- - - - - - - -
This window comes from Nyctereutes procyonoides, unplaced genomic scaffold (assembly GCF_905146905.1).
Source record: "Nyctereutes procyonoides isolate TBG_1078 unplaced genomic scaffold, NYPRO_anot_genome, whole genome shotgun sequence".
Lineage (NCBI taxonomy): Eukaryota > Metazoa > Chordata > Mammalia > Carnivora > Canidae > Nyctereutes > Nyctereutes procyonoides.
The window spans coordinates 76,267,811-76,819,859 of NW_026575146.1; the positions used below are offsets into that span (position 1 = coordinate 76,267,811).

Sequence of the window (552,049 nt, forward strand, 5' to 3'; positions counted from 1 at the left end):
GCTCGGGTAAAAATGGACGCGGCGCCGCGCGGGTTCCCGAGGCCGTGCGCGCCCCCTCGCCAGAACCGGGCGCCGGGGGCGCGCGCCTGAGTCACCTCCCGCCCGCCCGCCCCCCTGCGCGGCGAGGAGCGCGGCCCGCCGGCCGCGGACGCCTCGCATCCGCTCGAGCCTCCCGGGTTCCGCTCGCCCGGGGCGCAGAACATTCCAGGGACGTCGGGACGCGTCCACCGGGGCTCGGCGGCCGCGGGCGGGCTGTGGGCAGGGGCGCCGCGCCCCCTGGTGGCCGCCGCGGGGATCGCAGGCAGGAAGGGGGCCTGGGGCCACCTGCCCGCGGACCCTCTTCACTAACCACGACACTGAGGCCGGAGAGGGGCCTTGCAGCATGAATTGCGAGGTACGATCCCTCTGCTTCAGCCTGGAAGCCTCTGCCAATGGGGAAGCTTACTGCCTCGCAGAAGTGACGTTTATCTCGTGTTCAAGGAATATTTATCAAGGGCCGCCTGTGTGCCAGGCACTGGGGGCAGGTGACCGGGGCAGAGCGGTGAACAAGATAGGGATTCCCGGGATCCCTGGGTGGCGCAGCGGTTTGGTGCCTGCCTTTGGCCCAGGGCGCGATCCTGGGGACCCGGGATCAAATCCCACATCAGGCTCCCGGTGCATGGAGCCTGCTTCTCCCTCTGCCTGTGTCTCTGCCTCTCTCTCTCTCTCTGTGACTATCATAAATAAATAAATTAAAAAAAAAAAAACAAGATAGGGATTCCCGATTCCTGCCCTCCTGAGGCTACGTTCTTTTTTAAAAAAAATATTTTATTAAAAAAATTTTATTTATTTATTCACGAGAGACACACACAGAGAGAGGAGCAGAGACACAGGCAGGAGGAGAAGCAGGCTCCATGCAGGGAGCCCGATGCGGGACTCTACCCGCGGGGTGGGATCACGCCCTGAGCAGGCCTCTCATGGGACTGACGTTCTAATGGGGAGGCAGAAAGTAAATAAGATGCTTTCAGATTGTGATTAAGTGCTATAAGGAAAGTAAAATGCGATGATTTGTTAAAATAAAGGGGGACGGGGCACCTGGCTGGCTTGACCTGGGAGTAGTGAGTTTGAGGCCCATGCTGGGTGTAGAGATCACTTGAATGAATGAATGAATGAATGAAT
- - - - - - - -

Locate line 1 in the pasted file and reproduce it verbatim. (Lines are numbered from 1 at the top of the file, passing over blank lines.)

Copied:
This window comes from Nyctereutes procyonoides, unplaced genomic scaffold (assembly GCF_905146905.1).